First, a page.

Do What You Love? Screw That
Imagine you've agreed to give advice to a group of business students but you can't think of a theme. Here's a guaranteed winner: Go with "Follow your passions... and do what you love!"
That's advice everyone loves to hear. You'll kill.
You'll also be wrong.
"Telling someone to follow their passion--from an entrepreneur's point of view--is disastrous," says Cal Newport, Georgetown University professor and author of So Good They Can't Ignore You: Why Skills Trump Passion in the Search For Work You Love. "That advice has probably resulted in more failed businesses than all the recessions combined... because that's not how the vast majority of people end up owning successful businesses.
"Passion is not something you follow," he adds. "Passion is something that will follow you as you put in the hard work to become valuable to the world."
Career Passions Are Rare
It's easy to confuse a hobby or interest for a profound passion that will result in career and business fulfillment. The reality is, that type of preexisting passion is rarely valuable.
Don't believe me? Think about something you're passionate about. Or were passionate about when you were in high school. Write it down.
Then apply this test: Will people pay you for it? Will they pay you a lot for it?
"Money matters, at least in a relative sense," Newport says. "Money is a neutral indicator of value. Potential customers don't care about your passion. Potential customers care about giving up money."
A passion people won't pay you for is hardly the basis for a career. It's a hobby. You can still love your hobbies--just love them in your spare time.
The key as an entrepreneur is to identify a relevant passion.
Passion Takes Time
The "hobby" passion is much different from the kind of passion you hope to find in your business career.
"Producing something important, gaining respect for it, feeling a sense of control over your life, feeling a connection to other people--that gives people a real sense of passion," Newport says.
Roughly speaking, work can be broken down into a job, a career, or a calling. A job pays the bills; a career is a path towards increasingly better work; a calling is work that is an important part of your life and a vital part of your identity. (Clearly most people want their work to be a calling.)
According to research, what is the strongest predictor of a person seeing her work as a calling?
The number of years spent on the job. The more experience you have the more likely you are to love your work.
Why? The more experience you have the better your skills and the greater your satisfaction in having those skills. The more experience you have the more you can see how your work has benefited others. And you've had more time to develop strong professional and even personal relationships with some of your employees, vendors, and customers.
Where business success is concerned, passion is almost always the result of time and effort. It's not a prerequisite.
Passion Is a Side Effect of Mastery
The myth of the virtuoso is also a problem," Newport says. "In the majority of cases, people didn't think of someone who became a virtuoso as having unusual talent when they were very young."
Instead, most highly skilled people were exposed to something in a way that made it interesting. Take music: Something (a song, an instrument, a teacher, etc.) initially inspired them. They started learning and then benefited from what Newport describes as a feedback effect.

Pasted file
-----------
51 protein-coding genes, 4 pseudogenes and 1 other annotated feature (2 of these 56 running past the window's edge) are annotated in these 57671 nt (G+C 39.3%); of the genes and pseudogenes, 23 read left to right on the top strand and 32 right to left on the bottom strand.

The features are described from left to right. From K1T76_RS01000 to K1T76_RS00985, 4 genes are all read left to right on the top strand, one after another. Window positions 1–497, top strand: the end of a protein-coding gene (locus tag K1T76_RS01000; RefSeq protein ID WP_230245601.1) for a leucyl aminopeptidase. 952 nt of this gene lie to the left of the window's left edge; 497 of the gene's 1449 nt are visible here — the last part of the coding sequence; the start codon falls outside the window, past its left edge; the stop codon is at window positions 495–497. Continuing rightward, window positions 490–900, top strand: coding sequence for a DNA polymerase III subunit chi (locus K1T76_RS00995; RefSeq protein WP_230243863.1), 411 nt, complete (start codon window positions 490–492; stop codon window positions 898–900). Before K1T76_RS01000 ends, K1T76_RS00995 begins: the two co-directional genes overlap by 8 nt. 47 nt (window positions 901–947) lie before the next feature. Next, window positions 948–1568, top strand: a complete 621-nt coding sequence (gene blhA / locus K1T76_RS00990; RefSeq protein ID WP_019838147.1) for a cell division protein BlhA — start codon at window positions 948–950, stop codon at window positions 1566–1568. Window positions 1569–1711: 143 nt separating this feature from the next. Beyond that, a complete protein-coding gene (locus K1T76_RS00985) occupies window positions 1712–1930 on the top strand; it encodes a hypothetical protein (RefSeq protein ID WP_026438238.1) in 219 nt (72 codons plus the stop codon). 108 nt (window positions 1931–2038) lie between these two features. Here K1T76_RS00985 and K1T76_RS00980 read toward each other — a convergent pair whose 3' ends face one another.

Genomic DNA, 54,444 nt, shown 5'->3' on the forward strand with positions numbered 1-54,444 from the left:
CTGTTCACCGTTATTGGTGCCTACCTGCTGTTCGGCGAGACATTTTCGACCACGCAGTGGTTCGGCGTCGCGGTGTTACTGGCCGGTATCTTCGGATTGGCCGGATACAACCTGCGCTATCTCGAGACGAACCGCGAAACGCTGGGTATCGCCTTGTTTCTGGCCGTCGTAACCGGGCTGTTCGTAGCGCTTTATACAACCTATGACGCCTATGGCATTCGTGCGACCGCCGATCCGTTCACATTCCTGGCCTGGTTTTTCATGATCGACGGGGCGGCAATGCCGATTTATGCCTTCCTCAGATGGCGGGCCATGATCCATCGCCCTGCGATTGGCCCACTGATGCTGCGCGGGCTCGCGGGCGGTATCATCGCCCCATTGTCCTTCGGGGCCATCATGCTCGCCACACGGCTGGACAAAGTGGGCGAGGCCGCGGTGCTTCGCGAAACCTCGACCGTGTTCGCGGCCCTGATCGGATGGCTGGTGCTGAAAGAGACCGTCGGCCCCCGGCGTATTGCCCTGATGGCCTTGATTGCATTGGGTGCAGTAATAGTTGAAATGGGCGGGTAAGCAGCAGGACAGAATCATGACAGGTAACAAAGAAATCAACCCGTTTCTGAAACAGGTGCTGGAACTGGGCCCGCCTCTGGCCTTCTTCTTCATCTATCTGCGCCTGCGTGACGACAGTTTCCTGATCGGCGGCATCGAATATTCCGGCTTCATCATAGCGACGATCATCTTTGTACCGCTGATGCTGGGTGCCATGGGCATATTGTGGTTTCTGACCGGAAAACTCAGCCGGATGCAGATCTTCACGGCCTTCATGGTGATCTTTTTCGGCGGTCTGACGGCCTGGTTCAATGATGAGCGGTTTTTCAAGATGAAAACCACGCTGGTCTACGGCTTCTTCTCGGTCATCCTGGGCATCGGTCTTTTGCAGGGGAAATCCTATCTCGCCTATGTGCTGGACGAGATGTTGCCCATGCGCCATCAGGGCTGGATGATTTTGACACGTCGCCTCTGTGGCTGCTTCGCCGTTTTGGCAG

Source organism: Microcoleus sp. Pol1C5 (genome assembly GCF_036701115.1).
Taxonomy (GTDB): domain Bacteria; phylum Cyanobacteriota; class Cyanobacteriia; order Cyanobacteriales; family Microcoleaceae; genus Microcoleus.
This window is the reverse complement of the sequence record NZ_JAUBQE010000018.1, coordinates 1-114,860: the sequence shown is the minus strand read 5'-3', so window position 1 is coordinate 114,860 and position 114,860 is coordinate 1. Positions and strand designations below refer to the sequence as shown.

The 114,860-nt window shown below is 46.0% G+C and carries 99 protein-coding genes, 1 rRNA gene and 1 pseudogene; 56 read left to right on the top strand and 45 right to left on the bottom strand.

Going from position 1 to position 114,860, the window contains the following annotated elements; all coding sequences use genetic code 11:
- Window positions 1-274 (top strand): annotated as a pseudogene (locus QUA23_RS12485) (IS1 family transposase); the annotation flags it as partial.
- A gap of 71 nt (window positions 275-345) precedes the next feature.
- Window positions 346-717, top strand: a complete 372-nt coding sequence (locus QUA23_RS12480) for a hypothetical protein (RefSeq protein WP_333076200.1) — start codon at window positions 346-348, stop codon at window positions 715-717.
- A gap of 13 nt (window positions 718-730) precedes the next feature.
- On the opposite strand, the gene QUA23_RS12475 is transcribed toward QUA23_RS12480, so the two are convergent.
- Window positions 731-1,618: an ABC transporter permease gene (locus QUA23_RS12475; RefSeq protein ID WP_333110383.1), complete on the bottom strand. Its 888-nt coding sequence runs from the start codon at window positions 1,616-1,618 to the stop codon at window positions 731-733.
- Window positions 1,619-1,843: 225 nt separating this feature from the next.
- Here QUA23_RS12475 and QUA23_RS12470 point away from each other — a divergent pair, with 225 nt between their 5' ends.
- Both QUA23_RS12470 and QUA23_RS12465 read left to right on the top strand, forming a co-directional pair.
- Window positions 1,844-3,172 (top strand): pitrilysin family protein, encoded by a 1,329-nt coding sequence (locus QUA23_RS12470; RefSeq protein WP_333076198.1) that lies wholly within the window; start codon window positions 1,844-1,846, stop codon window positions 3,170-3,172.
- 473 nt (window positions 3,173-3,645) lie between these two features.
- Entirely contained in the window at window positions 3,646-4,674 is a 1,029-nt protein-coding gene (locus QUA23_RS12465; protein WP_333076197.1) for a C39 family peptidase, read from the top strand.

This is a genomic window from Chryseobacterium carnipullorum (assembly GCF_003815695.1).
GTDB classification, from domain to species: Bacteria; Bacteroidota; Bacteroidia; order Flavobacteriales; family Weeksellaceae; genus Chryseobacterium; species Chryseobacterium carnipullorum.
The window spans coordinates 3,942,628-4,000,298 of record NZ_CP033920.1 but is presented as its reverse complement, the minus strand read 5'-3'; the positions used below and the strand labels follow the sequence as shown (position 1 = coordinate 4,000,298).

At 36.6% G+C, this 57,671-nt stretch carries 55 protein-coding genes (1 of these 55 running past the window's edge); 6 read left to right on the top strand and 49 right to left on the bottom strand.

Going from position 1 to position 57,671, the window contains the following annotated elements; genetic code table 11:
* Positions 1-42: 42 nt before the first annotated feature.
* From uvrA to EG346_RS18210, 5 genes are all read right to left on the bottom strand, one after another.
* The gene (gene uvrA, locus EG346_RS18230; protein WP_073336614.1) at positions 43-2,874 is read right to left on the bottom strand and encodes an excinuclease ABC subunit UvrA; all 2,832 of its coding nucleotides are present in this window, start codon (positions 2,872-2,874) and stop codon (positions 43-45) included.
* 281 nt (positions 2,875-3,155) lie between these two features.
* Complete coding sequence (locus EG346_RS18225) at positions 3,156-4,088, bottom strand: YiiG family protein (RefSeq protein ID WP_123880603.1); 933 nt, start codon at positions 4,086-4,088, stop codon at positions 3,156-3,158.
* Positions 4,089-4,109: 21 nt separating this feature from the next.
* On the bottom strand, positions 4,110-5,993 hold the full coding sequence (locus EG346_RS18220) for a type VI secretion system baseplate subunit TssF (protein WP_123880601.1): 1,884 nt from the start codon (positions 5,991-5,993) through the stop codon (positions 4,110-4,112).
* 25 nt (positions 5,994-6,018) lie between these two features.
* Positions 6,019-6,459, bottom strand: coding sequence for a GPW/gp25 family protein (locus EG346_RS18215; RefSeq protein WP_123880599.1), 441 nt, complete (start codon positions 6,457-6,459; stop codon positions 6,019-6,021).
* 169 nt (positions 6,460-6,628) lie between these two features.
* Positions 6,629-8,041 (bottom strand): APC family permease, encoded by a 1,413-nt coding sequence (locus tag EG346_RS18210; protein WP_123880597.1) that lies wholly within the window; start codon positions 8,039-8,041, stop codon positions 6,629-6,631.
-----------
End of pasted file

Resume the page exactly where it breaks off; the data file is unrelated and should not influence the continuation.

"If you practice hard, soon you might find you're the best in your group of students," he says. "That's great feedback and it motivates you to keep practicing. Then you're one of the best in a larger group and that's motivating too. Practice and achievement is a gradual, self-reinforcing process."
If the work is interesting and you think there's a market--meaning people will pay you for that work--that's enough to get started. Then the work itself will give you the feedback you need. Creating a viable product will motivate you to develop your skills so you can refine that product or create more products. Landing one customer will motivate you to develop more skills so you can land more customers.
The satisfaction of achieving one level of success spurs you on to gain the skills to reach the next level, and the next, and the next.
And one day you wake up feeling incredibly fulfilled.
"The satisfaction of improving is deeply satisfying, as eons of craftspeople will attest," Newport says. "The process of becoming really good at something valuable is a fulfilling and satisfying process in itself... and is the foundation for a great entrepreneurial career."
Working Right Trumps Finding the Right Work
Want to love what you do? Pick something interesting. Pick something financially viable--something people will pay you to do or provide.
Then work hard. Improve your skills, whether at managing, selling, creating, implementing--whatever skills your business requires. Use the satisfaction and fulfillment of small victories as motivation to keep working hard.
And as you build your company, stay focused on creating a business that will eventually provide you with a sense of respect, autonomy, and impact.
"Don't focus on the value your work offers you," Newport says. "That's the passion mindset. Instead focus on the value you produce through your work: how your actions are important, how you're good at what you do, and how you're connected to other people."
When you do, the passion will follow--and if you work hard enough, someday you'll be so good they can't ignore you.
Quick note: So Good They Can't Ignore You is the best book I read this year. If, after reading it, you aren't motivated and excited about working hard to become incredibly good at something... hey, there's no hope for you.
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